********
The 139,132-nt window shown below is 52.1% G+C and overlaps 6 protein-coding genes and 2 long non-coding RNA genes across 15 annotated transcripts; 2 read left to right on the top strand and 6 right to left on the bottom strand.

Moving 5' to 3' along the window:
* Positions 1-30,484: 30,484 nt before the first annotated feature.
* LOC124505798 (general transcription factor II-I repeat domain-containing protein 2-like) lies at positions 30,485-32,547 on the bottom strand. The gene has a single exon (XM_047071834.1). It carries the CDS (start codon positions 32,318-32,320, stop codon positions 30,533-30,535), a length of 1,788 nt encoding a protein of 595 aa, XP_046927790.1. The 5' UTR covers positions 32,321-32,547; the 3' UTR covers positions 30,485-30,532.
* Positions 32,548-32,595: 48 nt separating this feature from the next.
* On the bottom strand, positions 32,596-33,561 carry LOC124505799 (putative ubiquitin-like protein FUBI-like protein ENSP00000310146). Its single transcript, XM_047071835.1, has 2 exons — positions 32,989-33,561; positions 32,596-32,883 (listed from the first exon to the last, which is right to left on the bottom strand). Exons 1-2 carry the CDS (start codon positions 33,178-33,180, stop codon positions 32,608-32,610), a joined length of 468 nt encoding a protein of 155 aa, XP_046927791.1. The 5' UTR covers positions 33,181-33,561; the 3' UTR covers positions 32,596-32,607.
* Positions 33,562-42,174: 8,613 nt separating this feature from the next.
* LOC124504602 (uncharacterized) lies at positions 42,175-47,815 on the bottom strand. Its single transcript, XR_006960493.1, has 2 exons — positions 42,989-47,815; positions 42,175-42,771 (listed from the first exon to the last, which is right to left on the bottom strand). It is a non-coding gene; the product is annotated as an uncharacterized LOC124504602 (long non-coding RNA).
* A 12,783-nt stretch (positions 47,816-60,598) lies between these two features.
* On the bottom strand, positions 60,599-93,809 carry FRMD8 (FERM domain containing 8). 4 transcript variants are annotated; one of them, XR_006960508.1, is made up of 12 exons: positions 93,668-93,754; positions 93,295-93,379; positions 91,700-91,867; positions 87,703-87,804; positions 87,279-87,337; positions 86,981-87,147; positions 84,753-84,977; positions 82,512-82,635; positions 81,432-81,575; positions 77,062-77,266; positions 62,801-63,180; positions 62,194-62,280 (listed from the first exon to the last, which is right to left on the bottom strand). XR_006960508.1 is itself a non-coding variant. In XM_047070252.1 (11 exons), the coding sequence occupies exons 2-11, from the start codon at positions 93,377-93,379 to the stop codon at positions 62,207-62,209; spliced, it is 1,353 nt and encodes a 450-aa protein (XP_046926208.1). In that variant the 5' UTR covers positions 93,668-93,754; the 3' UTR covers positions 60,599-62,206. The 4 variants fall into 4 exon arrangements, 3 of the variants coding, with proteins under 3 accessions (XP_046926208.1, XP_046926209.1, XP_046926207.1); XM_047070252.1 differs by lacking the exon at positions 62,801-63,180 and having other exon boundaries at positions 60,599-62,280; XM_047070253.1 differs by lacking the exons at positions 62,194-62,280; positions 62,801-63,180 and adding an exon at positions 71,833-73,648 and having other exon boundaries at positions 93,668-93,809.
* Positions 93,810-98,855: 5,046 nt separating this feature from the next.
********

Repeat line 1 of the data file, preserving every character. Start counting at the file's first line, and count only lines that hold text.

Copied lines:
The 139,132-nt window shown below is 52.1% G+C and overlaps 6 protein-coding genes and 2 long non-coding RNA genes across 15 annotated transcripts; 2 read left to right on the top strand and 6 right to left on the bottom strand.